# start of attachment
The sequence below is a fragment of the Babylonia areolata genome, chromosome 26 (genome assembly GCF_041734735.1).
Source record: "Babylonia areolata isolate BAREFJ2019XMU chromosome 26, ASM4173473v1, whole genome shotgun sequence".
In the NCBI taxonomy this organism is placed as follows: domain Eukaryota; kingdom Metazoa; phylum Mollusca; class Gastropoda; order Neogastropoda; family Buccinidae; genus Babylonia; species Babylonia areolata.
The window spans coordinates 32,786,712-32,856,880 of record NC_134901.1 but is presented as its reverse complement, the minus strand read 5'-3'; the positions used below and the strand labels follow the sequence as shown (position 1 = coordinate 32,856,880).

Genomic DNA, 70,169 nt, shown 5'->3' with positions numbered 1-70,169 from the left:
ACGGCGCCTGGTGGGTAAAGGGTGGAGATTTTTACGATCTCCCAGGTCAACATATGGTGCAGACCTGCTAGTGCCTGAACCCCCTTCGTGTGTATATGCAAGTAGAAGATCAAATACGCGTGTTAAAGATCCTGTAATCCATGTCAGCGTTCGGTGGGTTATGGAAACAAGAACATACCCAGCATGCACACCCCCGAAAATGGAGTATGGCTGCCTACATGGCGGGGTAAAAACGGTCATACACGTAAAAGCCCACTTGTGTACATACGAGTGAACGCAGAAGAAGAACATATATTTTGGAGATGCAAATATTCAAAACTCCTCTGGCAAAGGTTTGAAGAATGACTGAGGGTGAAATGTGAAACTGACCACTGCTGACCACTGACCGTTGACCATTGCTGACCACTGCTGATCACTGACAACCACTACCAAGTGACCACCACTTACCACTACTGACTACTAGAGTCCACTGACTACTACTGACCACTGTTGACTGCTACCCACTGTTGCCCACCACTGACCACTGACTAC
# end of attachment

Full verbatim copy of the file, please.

The sequence below is a fragment of the Babylonia areolata genome, chromosome 26 (genome assembly GCF_041734735.1).
Source record: "Babylonia areolata isolate BAREFJ2019XMU chromosome 26, ASM4173473v1, whole genome shotgun sequence".
In the NCBI taxonomy this organism is placed as follows: domain Eukaryota; kingdom Metazoa; phylum Mollusca; class Gastropoda; order Neogastropoda; family Buccinidae; genus Babylonia; species Babylonia areolata.
The window spans coordinates 32,786,712-32,856,880 of record NC_134901.1 but is presented as its reverse complement, the minus strand read 5'-3'; the positions used below and the strand labels follow the sequence as shown (position 1 = coordinate 32,856,880).

Genomic DNA, 70,169 nt, shown 5'->3' with positions numbered 1-70,169 from the left:
ACGGCGCCTGGTGGGTAAAGGGTGGAGATTTTTACGATCTCCCAGGTCAACATATGGTGCAGACCTGCTAGTGCCTGAACCCCCTTCGTGTGTATATGCAAGTAGAAGATCAAATACGCGTGTTAAAGATCCTGTAATCCATGTCAGCGTTCGGTGGGTTATGGAAACAAGAACATACCCAGCATGCACACCCCCGAAAATGGAGTATGGCTGCCTACATGGCGGGGTAAAAACGGTCATACACGTAAAAGCCCACTTGTGTACATACGAGTGAACGCAGAAGAAGAACATATATTTTGGAGATGCAAATATTCAAAACTCCTCTGGCAAAGGTTTGAAGAATGACTGAGGGTGAAATGTGAAACTGACCACTGCTGACCACTGACCGTTGACCATTGCTGACCACTGCTGATCACTGACAACCACTACCAAGTGACCACCACTTACCACTACTGACTACTAGAGTCCACTGACTACTACTGACCACTGTTGACTGCTACCCACTGTTGCCCACCACTGACCACTGACTAC